California is a community property state. This means that, except where a specific statute says otherwise, all property acquired by a spouse during the marriage while living in California is shared equally among the spouses in the event of divorce. But how do you determine the value of that property? In In re Marriage of Sattler, California’s Second District Court of Appeals says valuation decisions can simply be based on one spouse’s testimony under certain circumstances.
After Husband and Wife were divorced, Husband filed an appeal challenging a superior court’s division of certain marital property. Of the couple’s seven automobiles, the lower court awarded two – a Chevy Aveo and a Kia Rio – to Wife during the proceedings. Because Husband stated that he had sold both of the vehicles, the Court ordered him to pay Wife for the value of each car. Wife testified that the Aveo was worth more than $6,600 and the Rio was worth $4,700, figures that the trial court accepted as accurate.
On appeal, Husband that the lower court erred by relying solely on Wife’s testimony, rather than documentary evidence, to determine the value of the cars and that the court also wrongly valued a condominium in Puerto Rico that the couple owned. These missteps, Husband argued, skewed the way that the court ultimately divided the property and overstated the amount that he owed Wife.
Affirming the decision on appeal, the Second District said the lower court acted within its authority in determining the value of the cars based on Wife’s testimony. As the court explained, judges are required to make valuation decisions based on “substantial evidence,” which “may consist of the testimony of a single witness.” In this case, the court noted that neither spouse provided documentary evidence regarding the vehicles’ value. Instead, Wife testified to the values and the trial court found this testimony credible. “[W]e defer to the superior court’s credibility determinations,” the court concluded.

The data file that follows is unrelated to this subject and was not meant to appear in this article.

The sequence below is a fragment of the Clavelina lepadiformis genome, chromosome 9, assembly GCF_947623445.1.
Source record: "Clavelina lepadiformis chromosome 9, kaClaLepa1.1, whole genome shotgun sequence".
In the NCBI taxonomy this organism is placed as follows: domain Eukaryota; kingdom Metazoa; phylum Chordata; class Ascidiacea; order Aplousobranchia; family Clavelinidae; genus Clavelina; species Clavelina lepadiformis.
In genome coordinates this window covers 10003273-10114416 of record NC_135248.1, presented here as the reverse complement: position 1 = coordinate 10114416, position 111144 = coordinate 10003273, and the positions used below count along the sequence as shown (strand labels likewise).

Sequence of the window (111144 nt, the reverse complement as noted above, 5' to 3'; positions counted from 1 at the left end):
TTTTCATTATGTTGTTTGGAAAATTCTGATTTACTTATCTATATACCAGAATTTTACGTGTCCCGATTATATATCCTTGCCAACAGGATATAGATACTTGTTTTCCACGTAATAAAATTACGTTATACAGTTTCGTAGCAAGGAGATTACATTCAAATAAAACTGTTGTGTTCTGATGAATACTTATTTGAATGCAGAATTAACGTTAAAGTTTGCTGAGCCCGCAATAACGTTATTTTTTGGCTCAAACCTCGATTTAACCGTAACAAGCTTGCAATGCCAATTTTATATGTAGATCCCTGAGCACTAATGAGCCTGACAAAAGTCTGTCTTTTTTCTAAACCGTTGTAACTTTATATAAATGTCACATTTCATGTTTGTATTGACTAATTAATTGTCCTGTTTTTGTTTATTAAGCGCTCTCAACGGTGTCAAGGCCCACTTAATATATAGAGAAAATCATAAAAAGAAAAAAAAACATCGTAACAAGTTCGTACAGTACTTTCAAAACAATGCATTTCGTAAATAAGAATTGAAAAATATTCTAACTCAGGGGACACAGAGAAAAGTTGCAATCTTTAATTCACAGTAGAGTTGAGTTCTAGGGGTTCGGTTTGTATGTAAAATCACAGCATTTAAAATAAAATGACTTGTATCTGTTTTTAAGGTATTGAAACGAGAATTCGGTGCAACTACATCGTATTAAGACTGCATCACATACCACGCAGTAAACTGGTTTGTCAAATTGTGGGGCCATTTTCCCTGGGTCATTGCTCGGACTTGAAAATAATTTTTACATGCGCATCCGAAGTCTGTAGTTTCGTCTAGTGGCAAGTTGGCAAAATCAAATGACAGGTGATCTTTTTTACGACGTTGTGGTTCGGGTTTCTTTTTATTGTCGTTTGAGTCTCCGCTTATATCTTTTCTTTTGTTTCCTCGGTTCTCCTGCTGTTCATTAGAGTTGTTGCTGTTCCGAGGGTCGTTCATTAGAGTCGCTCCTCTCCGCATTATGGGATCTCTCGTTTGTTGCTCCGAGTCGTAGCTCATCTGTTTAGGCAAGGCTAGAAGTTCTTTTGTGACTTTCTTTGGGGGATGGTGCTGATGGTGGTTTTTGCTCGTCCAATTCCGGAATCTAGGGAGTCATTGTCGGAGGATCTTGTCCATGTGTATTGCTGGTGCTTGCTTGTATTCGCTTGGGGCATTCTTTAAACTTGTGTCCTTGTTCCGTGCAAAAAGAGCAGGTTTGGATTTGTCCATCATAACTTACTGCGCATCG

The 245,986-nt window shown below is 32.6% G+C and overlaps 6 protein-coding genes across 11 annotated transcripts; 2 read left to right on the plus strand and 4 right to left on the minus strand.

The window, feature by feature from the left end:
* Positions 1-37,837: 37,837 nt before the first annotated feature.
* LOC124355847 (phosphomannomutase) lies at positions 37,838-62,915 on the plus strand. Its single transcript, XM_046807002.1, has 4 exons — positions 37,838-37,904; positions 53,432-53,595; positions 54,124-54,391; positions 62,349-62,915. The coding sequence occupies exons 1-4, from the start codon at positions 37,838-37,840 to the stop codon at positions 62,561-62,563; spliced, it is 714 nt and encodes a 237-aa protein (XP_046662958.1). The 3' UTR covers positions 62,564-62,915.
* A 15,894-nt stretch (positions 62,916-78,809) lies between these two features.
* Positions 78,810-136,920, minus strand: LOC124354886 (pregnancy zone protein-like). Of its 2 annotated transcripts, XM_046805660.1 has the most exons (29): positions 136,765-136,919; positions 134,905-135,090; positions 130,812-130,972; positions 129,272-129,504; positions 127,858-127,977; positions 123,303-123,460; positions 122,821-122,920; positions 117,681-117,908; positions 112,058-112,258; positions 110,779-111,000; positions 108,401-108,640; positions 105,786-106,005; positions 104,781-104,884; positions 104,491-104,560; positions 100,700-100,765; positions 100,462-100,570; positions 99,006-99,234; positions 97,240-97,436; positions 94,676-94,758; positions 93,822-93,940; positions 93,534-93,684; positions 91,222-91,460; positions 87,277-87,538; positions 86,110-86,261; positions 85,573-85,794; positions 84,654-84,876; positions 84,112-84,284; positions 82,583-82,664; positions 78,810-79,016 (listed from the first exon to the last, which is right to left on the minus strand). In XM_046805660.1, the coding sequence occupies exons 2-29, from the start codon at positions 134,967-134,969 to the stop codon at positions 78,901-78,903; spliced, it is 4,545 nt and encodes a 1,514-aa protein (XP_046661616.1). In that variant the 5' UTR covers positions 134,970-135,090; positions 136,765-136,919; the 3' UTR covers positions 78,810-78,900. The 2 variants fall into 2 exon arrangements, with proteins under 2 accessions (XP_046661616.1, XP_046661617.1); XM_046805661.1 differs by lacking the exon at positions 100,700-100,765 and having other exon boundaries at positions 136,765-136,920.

The court also upheld the lower court’s valuation of the Puerto Rico property. While both Husband and Wife allegedly submitted competing appraisals of the property, it appeared that the lower court sided with Wife after finding her to be a more credible witness. The lower court also said that her appraisal was more in line with the property’s original purchase price, as well as the time elapsed since they bought the home. However, the appeals court noted that Husband didn’t provide a copy of his appraisal on appeal and didn’t present any evidence that he actually entered it as evidence before the lower court. This lack of evidence, the court said, was “fatal” to his argument.
As a result, the court affirmed the judgment.
With more than 30 years of experience representing clients in divorce and other related proceedings, San Jose divorce lawyer John S. Yohanan has the experience and ability to help guide you through the process while ensuring that your legal rights are protected. Contact us online or call our office at (408) 297-0700 to learn more about how we can help you.
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